But the commendation can only extend as far as these specific and narrow actions. In the true sense of the word, there is no war against corruption in Nigeria. The government has beaten about the tiny weeds, ignoring the vast plantations sitting in plain view. The rare noteworthy actions seemed to occur only when events beyond the government’s control forced them to act and left them with no opportunity to avoid action.
The states and local governments are no different, but for the purpose of this essay I will focus on the federal government. It is the tier of government in the best position to lead and champion a nationwide fight against the scourge. The ruling Peoples Democratic Party controls the federal executive and both houses of the federal legislature.
ACTION ONLY UNDER DURESS
The government’s publicists tout the National ID Card fraud as a major success of the anti-corruption war. In truth it is an example of the weakness of the “war”.
The Nigerian Senate investigated the National ID Card Scheme two years ago in 2001. Evidence was presented indicating that the Scheme was riddled with bribery, corruption, sleaze and graft. But in the two years following the Senate probe, little or nothing of value happened in terms of pursuing the investigation to its logical conclusion. For all practical purposes, the issue was shifted to the back burner.
Sweeping serious corruption allegations under the carpet rather than acting on them has proven to be the preferred choice of the federal government. The war against corruption has been mostly cosmetic, with minor accomplishments being overblown in the media while major issues are ignored.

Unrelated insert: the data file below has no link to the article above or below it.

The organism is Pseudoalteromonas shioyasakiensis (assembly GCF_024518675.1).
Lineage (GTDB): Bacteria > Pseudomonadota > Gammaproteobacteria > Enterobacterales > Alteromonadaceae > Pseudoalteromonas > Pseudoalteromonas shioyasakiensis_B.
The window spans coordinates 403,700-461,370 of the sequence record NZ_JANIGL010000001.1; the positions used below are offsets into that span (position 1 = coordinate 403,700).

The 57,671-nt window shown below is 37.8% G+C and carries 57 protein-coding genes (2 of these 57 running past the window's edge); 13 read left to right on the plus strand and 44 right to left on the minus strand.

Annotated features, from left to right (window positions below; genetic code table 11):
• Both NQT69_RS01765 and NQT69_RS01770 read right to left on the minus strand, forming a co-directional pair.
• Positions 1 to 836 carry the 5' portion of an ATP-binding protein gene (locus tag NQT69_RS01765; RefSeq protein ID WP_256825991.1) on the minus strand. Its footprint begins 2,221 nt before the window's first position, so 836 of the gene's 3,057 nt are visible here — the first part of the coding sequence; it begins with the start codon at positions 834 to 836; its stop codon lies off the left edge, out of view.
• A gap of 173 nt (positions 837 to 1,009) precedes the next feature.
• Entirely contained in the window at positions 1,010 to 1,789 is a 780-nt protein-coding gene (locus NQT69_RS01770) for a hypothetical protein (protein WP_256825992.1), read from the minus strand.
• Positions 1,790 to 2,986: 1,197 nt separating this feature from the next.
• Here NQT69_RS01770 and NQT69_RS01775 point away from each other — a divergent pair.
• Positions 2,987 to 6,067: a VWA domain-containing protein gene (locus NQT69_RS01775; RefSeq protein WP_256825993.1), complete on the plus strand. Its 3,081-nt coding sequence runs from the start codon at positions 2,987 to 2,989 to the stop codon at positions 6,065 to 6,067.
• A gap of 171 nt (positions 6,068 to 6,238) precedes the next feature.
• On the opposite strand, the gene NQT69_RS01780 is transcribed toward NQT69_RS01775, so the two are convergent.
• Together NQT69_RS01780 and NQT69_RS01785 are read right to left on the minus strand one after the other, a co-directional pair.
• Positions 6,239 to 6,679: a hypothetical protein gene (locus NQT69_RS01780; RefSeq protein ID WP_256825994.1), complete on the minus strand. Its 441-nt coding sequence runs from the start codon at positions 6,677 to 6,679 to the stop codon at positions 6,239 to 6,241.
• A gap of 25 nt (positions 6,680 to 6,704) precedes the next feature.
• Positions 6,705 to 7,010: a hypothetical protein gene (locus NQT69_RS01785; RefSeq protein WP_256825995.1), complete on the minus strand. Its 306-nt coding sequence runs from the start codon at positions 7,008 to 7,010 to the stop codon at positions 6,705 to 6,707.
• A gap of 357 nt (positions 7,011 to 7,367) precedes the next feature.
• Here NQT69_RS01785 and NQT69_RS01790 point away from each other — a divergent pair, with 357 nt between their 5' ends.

The Senate investigation of the I.D. Card Scheme was not the only legislative probe into corruption that dissipated into nothingness.
1. The “Idris Kuta Report” on corruption in the Senate itself was buried. The report implicated many Senators in criminal abuse of office.
2. The federal executive was accused of bribing members of the legislature, and bags of money were presented as evidence. That too has been buried with no further action. Nobody in the legislature or the executive was investigated.
3. Recently, a federal cabinet minister gave evidence before a Senate panel. Nasir El-Rufai accused two Senators of demanding bribes from him in exchange for their support during his confirmation process. Either El-Rufai was lying under oath, in which case he should be dismissed from the cabinet and prosecuted, or the accused Senators were guilty of the accusation, in which case they should be thrown out of the Senate and prosecuted. But the Senate has swept the issue under the carpet, and nothing has come of it.
While these major allegations arose in the halls of the legislature, the institutions responsible for investigating and prosecuting criminal activity (including but not limited to the Nigerian Police Force and the Ministry of Justice) are the constitutionally part of the executive branch. While the Obasanjo government continued to talk a lot about fighting corruption, they have in practice joined the legislature in ignoring these (and other) serious allegations.